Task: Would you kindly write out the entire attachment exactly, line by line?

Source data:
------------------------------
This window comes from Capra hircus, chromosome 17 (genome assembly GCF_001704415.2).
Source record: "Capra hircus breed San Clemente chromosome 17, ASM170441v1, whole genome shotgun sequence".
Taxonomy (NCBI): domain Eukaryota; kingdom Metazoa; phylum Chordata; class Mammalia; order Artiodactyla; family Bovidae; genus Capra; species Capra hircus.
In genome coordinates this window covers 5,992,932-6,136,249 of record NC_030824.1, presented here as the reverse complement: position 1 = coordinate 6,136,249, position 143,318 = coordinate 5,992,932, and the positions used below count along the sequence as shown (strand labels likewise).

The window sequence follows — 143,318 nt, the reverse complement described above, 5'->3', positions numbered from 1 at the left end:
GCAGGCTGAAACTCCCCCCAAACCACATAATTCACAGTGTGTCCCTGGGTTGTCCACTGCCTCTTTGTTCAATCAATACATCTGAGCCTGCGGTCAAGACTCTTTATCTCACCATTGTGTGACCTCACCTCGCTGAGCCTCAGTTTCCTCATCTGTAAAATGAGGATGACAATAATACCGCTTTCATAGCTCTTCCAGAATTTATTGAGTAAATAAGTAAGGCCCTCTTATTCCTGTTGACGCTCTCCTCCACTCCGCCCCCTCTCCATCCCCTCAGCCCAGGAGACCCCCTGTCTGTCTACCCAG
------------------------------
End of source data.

This window comes from Capra hircus, chromosome 17 (genome assembly GCF_001704415.2).
Source record: "Capra hircus breed San Clemente chromosome 17, ASM170441v1, whole genome shotgun sequence".
Taxonomy (NCBI): domain Eukaryota; kingdom Metazoa; phylum Chordata; class Mammalia; order Artiodactyla; family Bovidae; genus Capra; species Capra hircus.
In genome coordinates this window covers 5,992,932-6,136,249 of record NC_030824.1, presented here as the reverse complement: position 1 = coordinate 6,136,249, position 143,318 = coordinate 5,992,932, and the positions used below count along the sequence as shown (strand labels likewise).

The window sequence follows — 143,318 nt, the reverse complement described above, 5'->3', positions numbered from 1 at the left end:
GCAGGCTGAAACTCCCCCCAAACCACATAATTCACAGTGTGTCCCTGGGTTGTCCACTGCCTCTTTGTTCAATCAATACATCTGAGCCTGCGGTCAAGACTCTTTATCTCACCATTGTGTGACCTCACCTCGCTGAGCCTCAGTTTCCTCATCTGTAAAATGAGGATGACAATAATACCGCTTTCATAGCTCTTCCAGAATTTATTGAGTAAATAAGTAAGGCCCTCTTATTCCTGTTGACGCTCTCCTCCACTCCGCCCCCTCTCCATCCCCTCAGCCCAGGAGACCCCCTGTCTGTCTACCCAG